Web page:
Wednesday, September 26, 2012

Keeping Open Education Resources Open

A Wikiversity Logo for Open Educational Resour...
 (Photo credit: Wikipedia)
What does the "open" in "open education resources" mean? What it should mean is free to reuse, remix and share. If your open education resources are locked up with a proprietary platform, they are no longer open. If they are converted into "supplements" for a "free" text, they are no longer open. This is the fear behind those who choose a license that says "not for commercial use." That does not make it less open because you are not free to lock down someone else's work and make a profit off of it.

The reason I release materials to the wild with an open license is so that other educators can use them and benefit from them; maybe even modify them (and hey, feel free send me a copy back). I want to contribute to the education community. My intention is not to enrich some business who will repackage and "improve" on my work by locking it down into a closed system and then charging for access. The claim that I am making my work less open because it is not free for commercial use is ridiculous! That is like saying animals are only free if they are also free to be in a zoo. And the only ones who really benefit from the corporate lock-down of OERs and open textbooks are the corporations.

The Creative Commons license warning that an OER is not part of a "free culture" is an unnecessary distraction. FreedomDefined. org is not helping:
"Licenses which only allow non-commercial use are not considered Free Culture licenses. This is because in practice there are many ways that Cultural works can be used and reused which would be considered commercial. Another problem is that there is no generally agreed definition of where the border line is between Commercial and Non Commercial uses with very many cases falling in the undefined area in between. In practice Share Alike or Copyleft clauses provide a restriction on commercial profits since any reuse making excessive profits will soon stimulate a bunch of copycats which will bring prices down while encouraging even wider distribution of the works - which is the objective of the free culture licenses."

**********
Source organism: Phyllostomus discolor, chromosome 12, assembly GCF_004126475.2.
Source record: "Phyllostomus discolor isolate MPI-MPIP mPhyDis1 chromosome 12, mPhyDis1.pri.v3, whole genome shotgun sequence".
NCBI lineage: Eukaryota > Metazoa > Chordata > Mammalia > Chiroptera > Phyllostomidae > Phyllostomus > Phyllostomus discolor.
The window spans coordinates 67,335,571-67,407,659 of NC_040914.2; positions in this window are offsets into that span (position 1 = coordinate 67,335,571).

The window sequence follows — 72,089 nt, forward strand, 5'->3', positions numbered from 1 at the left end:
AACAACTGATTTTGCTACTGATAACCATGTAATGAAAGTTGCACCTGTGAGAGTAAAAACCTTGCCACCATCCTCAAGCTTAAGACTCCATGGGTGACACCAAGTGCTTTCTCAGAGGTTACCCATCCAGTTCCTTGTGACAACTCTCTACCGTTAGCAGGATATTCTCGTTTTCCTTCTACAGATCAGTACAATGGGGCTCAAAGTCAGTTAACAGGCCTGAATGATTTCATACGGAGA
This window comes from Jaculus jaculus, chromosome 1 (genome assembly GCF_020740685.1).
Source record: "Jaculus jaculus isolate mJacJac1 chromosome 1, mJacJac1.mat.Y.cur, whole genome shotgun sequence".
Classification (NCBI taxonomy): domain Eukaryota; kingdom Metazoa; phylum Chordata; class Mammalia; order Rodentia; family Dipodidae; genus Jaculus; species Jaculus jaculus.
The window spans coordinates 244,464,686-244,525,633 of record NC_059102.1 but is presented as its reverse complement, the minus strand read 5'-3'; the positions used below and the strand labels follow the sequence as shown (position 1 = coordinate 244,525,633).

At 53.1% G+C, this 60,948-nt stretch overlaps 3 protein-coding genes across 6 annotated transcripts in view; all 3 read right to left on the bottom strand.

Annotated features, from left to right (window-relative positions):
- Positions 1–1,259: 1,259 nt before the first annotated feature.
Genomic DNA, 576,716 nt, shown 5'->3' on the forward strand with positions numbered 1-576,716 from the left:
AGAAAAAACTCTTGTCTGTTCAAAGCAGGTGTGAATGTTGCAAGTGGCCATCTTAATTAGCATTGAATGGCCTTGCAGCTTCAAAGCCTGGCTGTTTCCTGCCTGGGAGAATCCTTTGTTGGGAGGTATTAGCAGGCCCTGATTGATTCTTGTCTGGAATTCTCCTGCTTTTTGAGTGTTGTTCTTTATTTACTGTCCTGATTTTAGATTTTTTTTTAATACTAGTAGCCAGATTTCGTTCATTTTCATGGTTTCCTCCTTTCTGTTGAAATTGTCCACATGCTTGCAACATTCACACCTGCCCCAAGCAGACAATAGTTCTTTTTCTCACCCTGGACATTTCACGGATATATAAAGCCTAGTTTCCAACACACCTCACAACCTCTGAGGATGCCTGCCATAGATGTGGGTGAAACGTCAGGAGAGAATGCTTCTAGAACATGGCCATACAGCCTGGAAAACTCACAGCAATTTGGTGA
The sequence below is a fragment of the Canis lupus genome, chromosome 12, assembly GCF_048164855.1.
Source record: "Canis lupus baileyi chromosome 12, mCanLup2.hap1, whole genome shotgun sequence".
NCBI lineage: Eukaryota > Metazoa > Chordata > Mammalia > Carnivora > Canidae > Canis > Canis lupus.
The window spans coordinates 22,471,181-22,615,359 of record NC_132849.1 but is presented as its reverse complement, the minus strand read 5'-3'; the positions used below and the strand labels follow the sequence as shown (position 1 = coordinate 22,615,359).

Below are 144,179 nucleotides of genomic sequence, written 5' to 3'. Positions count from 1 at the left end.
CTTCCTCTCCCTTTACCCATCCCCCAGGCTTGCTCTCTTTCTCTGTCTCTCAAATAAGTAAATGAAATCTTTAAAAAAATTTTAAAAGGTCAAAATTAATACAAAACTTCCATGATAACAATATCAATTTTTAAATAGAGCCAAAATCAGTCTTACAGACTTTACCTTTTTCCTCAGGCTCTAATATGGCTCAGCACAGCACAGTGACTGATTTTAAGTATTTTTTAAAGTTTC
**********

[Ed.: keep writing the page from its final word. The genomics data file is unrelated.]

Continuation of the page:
That phrase "which will bring down prices" is the funny bit here. My goal is not to keep down the prices of my work but to remove the cost barrier altogether from my work! I want it free as in free of cost to any student, now and in the future.

The claim that OERs will not benefit from corporate modification and promotion is really missing the point. That is not the only way that OERs are adapted, developed, and distributed. OERs belong to the community of teachers and learners. They should remain there. The real work being done in the OER community is by communities of educators

So why do school districts go after corporate materials that are almost, but not quite entirely, unlike open? Because they are still clinging to the old paradigm that says that if it didn't get "vetted" by a corporate press, it lacks quality, legitimacy, the imprimatur and nihil obstat of a "reputable" press. We need to redefine this legitimacy. The corporate presses have not done education any favors: the price of education is outstripping the cost of inflation and healthcare. Each semester, publishers come up with new and interesting ways to justify their $280 dollar textbooks. And the sad truth is that the instructors know these subjects better than the project managers at corporate education publishing houses. The books are not more accurate because they went through their vetting process (see OER: The Myth of Textbook Reliability). Every open textbook that I have encountered that was created in-house or by a community of scholars has been hands down superior in every way to a corporate textbook because it addresses the needs of the teachers who created it and the students who are using it, it is lower in price and more accessible.

There are new models emerging for the development and implementation of OERs and open textbooks.   There are a number of models suggested by Stephen Downes in his article "Models for Sustainable Open Education Resources" that I feel have yet to be fully explored. There is also the implementation model suggested by the Kaleidoscope Project that begins with a community of scholars working on shared student learning outcomes and assessments and only then do they adopt OERs or open textbooks. In other words, open textbooks are an opportunity to have education content driven by the SLOs of the local schools, not by commercial interests.

Fretting over whether or not an OER is free to be exploited by a corporation is a huge step backward and a great disservice to the students.
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